Akusete Akusete - 2 months ago 36
C++ Question

initializing std::string from char* without copy

I have a situation where I need to process large (many GB's) amounts of data as such:

  1. build a large string by appending many smaller (C char*) strings

  2. trim the string

  3. convert the string into a C++ const std::string for processing (read only)

  4. repeat

The data in each iteration are independent.

My question is, I'd like to minimise (if possible eliminate) heap allocated memory usage, as it at the moment is my largest performance problem.

Is there a way to convert a C string (char*) into a stl C++ string (std::string) without requiring std::string to internally alloc/copy the data?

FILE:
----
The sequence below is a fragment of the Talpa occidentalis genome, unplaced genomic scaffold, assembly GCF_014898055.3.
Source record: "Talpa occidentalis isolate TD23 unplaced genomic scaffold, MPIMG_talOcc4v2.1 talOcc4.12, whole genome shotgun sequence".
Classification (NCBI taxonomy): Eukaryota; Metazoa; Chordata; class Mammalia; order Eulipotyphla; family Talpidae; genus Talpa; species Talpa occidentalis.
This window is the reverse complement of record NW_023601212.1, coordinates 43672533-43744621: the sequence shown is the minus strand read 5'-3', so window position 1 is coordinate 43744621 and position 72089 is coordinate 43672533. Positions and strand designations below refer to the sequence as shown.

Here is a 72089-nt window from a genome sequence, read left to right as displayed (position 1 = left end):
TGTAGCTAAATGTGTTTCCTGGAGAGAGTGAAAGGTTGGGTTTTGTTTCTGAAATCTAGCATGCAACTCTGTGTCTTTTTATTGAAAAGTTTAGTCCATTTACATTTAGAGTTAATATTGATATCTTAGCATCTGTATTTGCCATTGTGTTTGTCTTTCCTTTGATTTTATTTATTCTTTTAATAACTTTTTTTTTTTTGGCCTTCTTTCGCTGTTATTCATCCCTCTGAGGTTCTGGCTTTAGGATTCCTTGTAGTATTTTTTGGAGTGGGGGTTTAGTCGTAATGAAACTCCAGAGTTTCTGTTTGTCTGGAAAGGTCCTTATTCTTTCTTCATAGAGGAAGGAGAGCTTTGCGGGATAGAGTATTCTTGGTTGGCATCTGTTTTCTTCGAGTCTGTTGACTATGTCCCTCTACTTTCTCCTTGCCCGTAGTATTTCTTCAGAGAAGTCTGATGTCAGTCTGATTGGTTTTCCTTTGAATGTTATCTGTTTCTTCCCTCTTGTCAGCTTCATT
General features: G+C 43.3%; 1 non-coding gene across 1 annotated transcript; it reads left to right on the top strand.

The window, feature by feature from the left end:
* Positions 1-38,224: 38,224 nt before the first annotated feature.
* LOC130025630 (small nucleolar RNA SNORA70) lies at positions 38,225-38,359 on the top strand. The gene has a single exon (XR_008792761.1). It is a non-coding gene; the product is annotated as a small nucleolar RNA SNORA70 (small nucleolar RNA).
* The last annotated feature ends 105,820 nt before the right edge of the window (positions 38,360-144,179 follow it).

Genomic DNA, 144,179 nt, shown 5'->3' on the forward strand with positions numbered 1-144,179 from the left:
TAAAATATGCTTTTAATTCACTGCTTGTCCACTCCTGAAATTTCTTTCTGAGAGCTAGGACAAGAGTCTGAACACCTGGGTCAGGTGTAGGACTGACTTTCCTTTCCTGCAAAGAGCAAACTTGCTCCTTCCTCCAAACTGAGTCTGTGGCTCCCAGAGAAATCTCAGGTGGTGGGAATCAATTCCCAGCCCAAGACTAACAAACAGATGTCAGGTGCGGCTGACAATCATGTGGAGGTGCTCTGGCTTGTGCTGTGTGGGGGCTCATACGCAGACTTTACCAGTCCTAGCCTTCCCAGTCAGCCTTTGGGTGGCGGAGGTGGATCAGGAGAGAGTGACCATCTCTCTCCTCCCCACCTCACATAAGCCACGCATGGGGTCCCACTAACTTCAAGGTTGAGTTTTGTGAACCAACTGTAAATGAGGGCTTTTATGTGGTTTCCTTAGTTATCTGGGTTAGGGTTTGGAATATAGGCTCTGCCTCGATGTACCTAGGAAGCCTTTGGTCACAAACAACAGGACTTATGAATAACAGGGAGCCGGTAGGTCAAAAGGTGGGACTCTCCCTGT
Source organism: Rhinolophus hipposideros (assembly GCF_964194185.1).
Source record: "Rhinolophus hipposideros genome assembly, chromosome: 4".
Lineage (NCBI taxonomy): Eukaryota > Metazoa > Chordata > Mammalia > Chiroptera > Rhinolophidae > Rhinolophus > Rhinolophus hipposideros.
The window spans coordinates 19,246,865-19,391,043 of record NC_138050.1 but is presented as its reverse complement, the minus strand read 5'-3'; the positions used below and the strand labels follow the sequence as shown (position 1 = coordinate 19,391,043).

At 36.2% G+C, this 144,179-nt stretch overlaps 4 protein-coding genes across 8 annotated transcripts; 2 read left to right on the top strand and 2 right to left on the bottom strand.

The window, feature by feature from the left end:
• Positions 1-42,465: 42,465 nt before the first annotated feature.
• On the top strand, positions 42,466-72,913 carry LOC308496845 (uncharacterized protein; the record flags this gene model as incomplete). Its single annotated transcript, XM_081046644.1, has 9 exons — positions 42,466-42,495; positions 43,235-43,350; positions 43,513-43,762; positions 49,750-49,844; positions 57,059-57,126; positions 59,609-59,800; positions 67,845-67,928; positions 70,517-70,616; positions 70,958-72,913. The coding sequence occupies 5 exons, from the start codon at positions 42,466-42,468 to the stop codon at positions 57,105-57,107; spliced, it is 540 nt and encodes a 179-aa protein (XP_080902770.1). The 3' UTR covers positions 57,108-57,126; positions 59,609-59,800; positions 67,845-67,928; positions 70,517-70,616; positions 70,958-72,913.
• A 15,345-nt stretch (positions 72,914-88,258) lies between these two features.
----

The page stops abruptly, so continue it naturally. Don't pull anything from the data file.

Alternatively, could I use stringstreams or something similar to re-use a large buffer?

Edit: Thanks for the answers, for clarity, I think a revised question would be:

How can I build (via multiple appends) a stl C++ string efficiently. And if performing this action in a loop, where each loop is totally independant, how can I re-use thisallocated space.


Is it at all possible to use a C++ string in step 1? If you use string::reserve(size_t), you can allocate a large enough buffer to prevent multiple heap allocations while appending the smaller strings, and then you can just use that same C++ string throughout all of the remaining steps.

See this link for more information on the reserve function.